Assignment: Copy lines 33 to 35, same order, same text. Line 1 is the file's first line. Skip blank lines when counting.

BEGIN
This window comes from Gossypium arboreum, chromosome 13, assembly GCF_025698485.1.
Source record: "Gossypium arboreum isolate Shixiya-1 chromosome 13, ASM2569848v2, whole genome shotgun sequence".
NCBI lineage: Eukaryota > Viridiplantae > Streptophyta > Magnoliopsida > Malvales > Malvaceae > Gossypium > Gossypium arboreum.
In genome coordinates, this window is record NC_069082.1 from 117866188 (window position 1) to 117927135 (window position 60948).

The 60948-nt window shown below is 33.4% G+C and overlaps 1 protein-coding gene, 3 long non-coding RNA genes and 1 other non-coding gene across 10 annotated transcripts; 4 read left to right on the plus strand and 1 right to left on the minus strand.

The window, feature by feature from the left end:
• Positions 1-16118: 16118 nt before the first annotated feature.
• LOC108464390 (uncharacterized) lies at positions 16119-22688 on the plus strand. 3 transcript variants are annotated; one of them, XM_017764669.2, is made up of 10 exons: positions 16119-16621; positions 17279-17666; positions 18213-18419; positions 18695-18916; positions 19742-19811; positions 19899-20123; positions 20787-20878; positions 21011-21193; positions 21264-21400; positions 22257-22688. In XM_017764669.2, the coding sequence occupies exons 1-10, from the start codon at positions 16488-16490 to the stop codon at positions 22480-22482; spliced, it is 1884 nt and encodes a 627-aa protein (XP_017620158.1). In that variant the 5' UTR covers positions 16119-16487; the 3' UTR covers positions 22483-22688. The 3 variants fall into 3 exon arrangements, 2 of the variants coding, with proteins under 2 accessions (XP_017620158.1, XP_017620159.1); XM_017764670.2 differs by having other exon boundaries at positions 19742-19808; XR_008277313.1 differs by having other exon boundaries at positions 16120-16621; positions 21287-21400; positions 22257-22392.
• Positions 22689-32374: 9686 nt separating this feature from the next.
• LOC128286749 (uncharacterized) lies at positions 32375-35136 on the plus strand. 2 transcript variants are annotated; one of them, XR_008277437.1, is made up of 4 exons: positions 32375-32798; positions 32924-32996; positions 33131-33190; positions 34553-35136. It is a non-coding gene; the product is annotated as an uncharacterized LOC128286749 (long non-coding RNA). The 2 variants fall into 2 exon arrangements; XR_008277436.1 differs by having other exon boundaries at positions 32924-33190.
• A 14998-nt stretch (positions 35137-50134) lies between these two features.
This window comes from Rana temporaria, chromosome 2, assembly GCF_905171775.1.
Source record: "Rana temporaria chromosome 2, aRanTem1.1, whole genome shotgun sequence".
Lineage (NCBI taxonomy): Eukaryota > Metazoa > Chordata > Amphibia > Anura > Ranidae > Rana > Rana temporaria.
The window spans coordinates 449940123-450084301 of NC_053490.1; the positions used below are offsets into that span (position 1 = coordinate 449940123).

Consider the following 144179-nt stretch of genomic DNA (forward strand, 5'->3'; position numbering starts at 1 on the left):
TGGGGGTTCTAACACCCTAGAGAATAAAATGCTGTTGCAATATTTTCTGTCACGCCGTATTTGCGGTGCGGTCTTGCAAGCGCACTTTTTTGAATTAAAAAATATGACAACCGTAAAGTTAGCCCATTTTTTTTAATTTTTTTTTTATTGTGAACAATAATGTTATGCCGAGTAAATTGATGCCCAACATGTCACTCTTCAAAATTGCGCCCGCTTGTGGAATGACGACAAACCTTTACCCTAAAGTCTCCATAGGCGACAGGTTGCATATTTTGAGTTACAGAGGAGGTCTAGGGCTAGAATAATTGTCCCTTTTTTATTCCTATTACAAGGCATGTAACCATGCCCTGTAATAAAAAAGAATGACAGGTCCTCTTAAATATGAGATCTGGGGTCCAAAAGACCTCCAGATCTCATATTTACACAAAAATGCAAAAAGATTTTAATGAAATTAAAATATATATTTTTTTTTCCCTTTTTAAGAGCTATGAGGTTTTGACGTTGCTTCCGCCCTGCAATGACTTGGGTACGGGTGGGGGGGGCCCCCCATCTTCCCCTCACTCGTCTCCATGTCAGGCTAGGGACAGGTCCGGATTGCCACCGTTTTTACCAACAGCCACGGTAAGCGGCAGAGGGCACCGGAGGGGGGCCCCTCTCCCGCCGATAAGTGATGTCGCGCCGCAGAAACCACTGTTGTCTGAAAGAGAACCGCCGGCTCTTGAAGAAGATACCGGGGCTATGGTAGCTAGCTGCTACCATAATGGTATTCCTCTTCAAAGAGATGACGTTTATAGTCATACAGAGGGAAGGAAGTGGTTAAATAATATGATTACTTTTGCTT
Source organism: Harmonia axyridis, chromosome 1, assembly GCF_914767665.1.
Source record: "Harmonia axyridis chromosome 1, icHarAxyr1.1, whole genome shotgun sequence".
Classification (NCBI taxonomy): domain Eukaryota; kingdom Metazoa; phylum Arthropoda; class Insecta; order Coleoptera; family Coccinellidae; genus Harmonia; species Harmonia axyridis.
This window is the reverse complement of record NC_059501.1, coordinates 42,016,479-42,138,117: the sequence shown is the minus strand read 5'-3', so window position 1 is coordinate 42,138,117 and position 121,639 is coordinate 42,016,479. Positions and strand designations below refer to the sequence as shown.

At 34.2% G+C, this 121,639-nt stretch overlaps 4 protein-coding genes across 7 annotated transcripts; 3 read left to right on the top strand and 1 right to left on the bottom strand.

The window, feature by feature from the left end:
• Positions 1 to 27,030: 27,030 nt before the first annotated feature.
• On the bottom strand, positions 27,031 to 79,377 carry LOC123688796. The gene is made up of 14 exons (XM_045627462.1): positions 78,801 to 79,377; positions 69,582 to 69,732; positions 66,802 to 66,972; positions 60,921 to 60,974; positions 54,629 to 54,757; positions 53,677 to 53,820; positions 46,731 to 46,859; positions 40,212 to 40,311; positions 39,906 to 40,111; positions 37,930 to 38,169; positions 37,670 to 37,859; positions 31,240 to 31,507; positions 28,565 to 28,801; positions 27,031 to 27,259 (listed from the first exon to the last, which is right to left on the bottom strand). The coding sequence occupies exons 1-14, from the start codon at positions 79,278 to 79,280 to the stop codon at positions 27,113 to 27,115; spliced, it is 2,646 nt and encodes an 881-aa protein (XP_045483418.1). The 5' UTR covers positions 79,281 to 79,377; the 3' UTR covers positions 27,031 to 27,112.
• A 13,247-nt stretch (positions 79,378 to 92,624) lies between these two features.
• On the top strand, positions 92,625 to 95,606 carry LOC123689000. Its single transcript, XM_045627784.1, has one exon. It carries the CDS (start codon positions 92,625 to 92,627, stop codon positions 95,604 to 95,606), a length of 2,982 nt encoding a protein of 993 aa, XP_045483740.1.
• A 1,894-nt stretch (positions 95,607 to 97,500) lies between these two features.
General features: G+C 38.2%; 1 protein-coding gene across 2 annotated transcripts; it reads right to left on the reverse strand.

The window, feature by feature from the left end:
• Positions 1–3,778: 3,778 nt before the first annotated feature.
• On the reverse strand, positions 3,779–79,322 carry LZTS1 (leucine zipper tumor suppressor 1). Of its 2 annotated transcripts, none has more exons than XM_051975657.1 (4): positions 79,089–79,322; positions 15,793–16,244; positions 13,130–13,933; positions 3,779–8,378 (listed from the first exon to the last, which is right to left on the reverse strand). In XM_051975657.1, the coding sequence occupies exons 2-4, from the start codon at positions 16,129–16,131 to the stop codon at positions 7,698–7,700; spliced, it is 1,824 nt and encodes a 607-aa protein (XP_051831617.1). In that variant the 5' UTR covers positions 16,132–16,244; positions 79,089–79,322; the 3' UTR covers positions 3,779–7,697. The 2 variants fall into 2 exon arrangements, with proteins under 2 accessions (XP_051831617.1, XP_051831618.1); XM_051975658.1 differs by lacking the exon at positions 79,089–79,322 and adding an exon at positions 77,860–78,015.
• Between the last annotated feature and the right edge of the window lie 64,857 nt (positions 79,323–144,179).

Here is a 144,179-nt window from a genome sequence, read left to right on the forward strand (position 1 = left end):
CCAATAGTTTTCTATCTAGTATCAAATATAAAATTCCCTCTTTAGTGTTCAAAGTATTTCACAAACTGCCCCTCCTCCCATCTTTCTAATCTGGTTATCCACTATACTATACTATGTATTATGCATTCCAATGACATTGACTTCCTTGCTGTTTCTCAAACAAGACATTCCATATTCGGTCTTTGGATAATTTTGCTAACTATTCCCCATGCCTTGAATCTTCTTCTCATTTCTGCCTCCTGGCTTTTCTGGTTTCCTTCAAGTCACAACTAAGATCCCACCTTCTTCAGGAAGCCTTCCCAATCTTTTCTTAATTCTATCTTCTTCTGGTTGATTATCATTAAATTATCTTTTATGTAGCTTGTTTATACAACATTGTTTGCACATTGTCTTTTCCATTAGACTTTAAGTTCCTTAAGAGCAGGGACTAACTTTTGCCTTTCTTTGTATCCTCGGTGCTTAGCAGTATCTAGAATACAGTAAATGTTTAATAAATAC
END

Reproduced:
• Between the last annotated feature and the right edge of the window lie 64,857 nt (positions 79,323–144,179).

Here is a 144,179-nt window from a genome sequence, read left to right on the forward strand (position 1 = left end):
CCAATAGTTTTCTATCTAGTATCAAATATAAAATTCCCTCTTTAGTGTTCAAAGTATTTCACAAACTGCCCCTCCTCCCATCTTTCTAATCTGGTTATCCACTATACTATACTATGTATTATGCATTCCAATGACATTGACTTCCTTGCTGTTTCTCAAACAAGACATTCCATATTCGGTCTTTGGATAATTTTGCTAACTATTCCCCATGCCTTGAATCTTCTTCTCATTTCTGCCTCCTGGCTTTTCTGGTTTCCTTCAAGTCACAACTAAGATCCCACCTTCTTCAGGAAGCCTTCCCAATCTTTTCTTAATTCTATCTTCTTCTGGTTGATTATCATTAAATTATCTTTTATGTAGCTTGTTTATACAACATTGTTTGCACATTGTCTTTTCCATTAGACTTTAAGTTCCTTAAGAGCAGGGACTAACTTTTGCCTTTCTTTGTATCCTCGGTGCTTAGCAGTATCTAGAATACAGTAAATGTTTAATAAATAC